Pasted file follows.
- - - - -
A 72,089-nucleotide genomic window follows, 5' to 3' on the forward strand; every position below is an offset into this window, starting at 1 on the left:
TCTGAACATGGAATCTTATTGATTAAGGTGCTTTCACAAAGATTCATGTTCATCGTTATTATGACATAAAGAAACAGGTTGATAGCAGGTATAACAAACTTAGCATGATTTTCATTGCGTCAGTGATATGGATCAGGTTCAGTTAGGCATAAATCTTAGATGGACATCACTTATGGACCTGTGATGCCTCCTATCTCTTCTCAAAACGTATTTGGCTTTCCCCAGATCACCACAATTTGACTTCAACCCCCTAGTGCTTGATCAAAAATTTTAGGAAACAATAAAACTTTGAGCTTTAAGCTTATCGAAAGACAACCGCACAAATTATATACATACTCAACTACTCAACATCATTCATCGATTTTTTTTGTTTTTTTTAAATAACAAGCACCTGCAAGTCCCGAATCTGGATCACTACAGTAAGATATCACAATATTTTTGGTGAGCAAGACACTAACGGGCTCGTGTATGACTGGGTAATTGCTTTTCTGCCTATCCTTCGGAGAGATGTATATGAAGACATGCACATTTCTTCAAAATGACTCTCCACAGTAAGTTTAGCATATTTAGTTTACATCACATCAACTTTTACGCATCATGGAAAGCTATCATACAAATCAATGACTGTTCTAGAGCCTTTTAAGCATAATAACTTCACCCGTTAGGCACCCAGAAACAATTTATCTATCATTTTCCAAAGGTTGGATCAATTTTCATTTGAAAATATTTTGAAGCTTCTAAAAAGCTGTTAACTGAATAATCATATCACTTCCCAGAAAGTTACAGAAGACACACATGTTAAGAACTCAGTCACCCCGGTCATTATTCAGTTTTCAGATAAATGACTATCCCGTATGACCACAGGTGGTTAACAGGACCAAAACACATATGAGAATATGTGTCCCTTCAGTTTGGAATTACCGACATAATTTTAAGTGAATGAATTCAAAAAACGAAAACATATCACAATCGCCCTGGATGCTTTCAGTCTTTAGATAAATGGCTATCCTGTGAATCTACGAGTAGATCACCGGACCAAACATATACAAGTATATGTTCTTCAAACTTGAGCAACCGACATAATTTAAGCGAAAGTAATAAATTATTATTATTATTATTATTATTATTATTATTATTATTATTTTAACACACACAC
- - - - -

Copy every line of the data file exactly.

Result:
A 72,089-nucleotide genomic window follows, 5' to 3' on the forward strand; every position below is an offset into this window, starting at 1 on the left:
TCTGAACATGGAATCTTATTGATTAAGGTGCTTTCACAAAGATTCATGTTCATCGTTATTATGACATAAAGAAACAGGTTGATAGCAGGTATAACAAACTTAGCATGATTTTCATTGCGTCAGTGATATGGATCAGGTTCAGTTAGGCATAAATCTTAGATGGACATCACTTATGGACCTGTGATGCCTCCTATCTCTTCTCAAAACGTATTTGGCTTTCCCCAGATCACCACAATTTGACTTCAACCCCCTAGTGCTTGATCAAAAATTTTAGGAAACAATAAAACTTTGAGCTTTAAGCTTATCGAAAGACAACCGCACAAATTATATACATACTCAACTACTCAACATCATTCATCGATTTTTTTTGTTTTTTTTAAATAACAAGCACCTGCAAGTCCCGAATCTGGATCACTACAGTAAGATATCACAATATTTTTGGTGAGCAAGACACTAACGGGCTCGTGTATGACTGGGTAATTGCTTTTCTGCCTATCCTTCGGAGAGATGTATATGAAGACATGCACATTTCTTCAAAATGACTCTCCACAGTAAGTTTAGCATATTTAGTTTACATCACATCAACTTTTACGCATCATGGAAAGCTATCATACAAATCAATGACTGTTCTAGAGCCTTTTAAGCATAATAACTTCACCCGTTAGGCACCCAGAAACAATTTATCTATCATTTTCCAAAGGTTGGATCAATTTTCATTTGAAAATATTTTGAAGCTTCTAAAAAGCTGTTAACTGAATAATCATATCACTTCCCAGAAAGTTACAGAAGACACACATGTTAAGAACTCAGTCACCCCGGTCATTATTCAGTTTTCAGATAAATGACTATCCCGTATGACCACAGGTGGTTAACAGGACCAAAACACATATGAGAATATGTGTCCCTTCAGTTTGGAATTACCGACATAATTTTAAGTGAATGAATTCAAAAAACGAAAACATATCACAATCGCCCTGGATGCTTTCAGTCTTTAGATAAATGGCTATCCTGTGAATCTACGAGTAGATCACCGGACCAAACATATACAAGTATATGTTCTTCAAACTTGAGCAACCGACATAATTTAAGCGAAAGTAATAAATTATTATTATTATTATTATTATTATTATTATTATTATTATTTTAACACACACAC